V.R. Krishna Iyer, J.
1. The appellant challenges the order of the Commissioner for Workmen's Compensation in W.C. No. 79/1969 directing payment of Rs. 2,940 as compensation under Section 3 of Workmen's Compensation Act, 1923, read with Section 4 of the Act and Schedule 4 thereunder. It would appear that the respondent was a carpenter working on the premises of the appellant's workshop. He came by an accident and lost the use of his thumb. He was removed to the hospital, was treated and cured to some little extent, his ability to work having been substantially lost. Compensation, worked out on the basis of 30% loss of the earning capacity and assuming a monthly earning of Rs. 130, was awarded by the Commissioner, The major question argued with considerable persistence by counsel for the appellant was that there was no evidence justifying a finding that the respondent was the workman of the appellant. I shall proceed to consider the substance, if any, in this contention.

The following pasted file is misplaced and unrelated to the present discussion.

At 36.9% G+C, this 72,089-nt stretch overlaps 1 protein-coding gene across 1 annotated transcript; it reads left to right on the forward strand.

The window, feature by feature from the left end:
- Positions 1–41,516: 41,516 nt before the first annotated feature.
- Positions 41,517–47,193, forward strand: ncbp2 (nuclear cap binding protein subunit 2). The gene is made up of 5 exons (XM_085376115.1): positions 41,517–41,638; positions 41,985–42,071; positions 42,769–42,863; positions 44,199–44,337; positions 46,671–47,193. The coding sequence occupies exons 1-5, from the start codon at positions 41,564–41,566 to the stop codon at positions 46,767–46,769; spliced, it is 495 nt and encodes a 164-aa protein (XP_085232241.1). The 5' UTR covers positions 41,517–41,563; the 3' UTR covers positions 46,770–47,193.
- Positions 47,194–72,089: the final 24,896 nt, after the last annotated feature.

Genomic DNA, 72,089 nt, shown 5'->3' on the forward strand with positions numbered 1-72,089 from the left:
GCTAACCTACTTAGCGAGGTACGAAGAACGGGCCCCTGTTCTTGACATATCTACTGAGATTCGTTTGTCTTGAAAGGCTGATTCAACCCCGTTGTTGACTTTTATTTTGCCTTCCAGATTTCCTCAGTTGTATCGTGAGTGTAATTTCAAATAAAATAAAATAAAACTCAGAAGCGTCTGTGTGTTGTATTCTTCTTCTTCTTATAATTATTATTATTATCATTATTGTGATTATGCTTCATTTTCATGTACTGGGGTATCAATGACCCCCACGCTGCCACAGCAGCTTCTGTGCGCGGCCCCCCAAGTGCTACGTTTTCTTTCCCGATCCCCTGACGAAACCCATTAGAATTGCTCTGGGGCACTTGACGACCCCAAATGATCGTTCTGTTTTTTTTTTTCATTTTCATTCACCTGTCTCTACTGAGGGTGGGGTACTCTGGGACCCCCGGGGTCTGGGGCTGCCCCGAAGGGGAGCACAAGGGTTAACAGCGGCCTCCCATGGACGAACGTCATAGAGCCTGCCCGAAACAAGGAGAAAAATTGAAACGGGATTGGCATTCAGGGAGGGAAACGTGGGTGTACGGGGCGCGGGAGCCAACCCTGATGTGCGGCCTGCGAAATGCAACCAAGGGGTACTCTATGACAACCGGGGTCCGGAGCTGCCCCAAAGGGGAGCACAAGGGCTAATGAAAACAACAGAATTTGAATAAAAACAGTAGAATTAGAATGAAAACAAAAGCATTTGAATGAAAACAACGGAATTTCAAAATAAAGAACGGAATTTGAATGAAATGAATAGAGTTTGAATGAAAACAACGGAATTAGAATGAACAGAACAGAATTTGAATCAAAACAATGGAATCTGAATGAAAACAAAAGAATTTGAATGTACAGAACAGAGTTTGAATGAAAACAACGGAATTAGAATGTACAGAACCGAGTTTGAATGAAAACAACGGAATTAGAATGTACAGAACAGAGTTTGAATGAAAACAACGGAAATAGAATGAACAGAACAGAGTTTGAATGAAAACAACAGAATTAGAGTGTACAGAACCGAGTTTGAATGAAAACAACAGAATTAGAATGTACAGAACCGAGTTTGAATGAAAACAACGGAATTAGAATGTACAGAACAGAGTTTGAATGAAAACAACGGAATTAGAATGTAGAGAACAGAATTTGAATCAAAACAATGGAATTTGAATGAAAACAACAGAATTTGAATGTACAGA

2. There is an initial obstacle in the way of the appellant because the first proviso to Section 30, which confers the appellate power on the High Court, restricts appeals to cases where a substantial question of law is involved. I cannot exercise powers under Section 30 unless I am satisfied on this jurisdictional point of a substantial question of law. It must be noticed that a question of fact, however substantial, cannot masquerade as a question of law, and further that any question of law cannot automatically be treated as a substantial one even if the amount involved is substantial or the argument pressed is vehement. The expression 'substantial question of law' is not new to the Workmen's Compensation Act, 1923, but finds a place in Section 110 of the Civil Procedure Code and Article 133 of the Indian Constitution. May be, that the meaning of words may change depending on the context in which they occur and the statute which uses them. Even so, there must be something substantial about a substantial question of law. Out of deference to the words of the statute 1 must remind myself that what is contemplated is not a question of law alone ; it must also possess the attribute of substantiality. If it is of great public importance or if it arises so frequently as to affect a large class of people or is so basic to the operation of the Act itself, one may designate the question of law as substantial. But, where it is covered already by precedents or the law on that aspect is well settled, the mere difficulty of applying the facts to that law cannot make it a substantial question of law.